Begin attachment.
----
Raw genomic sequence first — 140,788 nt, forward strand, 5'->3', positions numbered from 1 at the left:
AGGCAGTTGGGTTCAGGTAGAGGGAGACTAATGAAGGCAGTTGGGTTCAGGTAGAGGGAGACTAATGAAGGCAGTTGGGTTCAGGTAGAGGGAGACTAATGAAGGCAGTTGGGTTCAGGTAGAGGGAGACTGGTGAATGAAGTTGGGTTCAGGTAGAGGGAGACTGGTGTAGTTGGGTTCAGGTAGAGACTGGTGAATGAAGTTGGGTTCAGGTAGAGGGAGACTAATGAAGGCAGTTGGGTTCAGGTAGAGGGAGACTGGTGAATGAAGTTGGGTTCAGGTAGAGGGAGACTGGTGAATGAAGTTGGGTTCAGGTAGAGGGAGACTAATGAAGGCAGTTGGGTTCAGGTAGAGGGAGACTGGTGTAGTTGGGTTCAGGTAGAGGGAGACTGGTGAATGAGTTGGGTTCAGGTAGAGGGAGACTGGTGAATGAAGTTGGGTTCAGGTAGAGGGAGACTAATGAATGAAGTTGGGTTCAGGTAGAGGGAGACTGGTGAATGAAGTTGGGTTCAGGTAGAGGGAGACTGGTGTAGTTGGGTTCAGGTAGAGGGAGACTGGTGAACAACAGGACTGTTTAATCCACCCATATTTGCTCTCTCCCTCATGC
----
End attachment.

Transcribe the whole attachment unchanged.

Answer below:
Raw genomic sequence first — 140,788 nt, forward strand, 5'->3', positions numbered from 1 at the left:
AGGCAGTTGGGTTCAGGTAGAGGGAGACTAATGAAGGCAGTTGGGTTCAGGTAGAGGGAGACTAATGAAGGCAGTTGGGTTCAGGTAGAGGGAGACTAATGAAGGCAGTTGGGTTCAGGTAGAGGGAGACTGGTGAATGAAGTTGGGTTCAGGTAGAGGGAGACTGGTGTAGTTGGGTTCAGGTAGAGACTGGTGAATGAAGTTGGGTTCAGGTAGAGGGAGACTAATGAAGGCAGTTGGGTTCAGGTAGAGGGAGACTGGTGAATGAAGTTGGGTTCAGGTAGAGGGAGACTGGTGAATGAAGTTGGGTTCAGGTAGAGGGAGACTAATGAAGGCAGTTGGGTTCAGGTAGAGGGAGACTGGTGTAGTTGGGTTCAGGTAGAGGGAGACTGGTGAATGAGTTGGGTTCAGGTAGAGGGAGACTGGTGAATGAAGTTGGGTTCAGGTAGAGGGAGACTAATGAATGAAGTTGGGTTCAGGTAGAGGGAGACTGGTGAATGAAGTTGGGTTCAGGTAGAGGGAGACTGGTGTAGTTGGGTTCAGGTAGAGGGAGACTGGTGAACAACAGGACTGTTTAATCCACCCATATTTGCTCTCTCCCTCATGC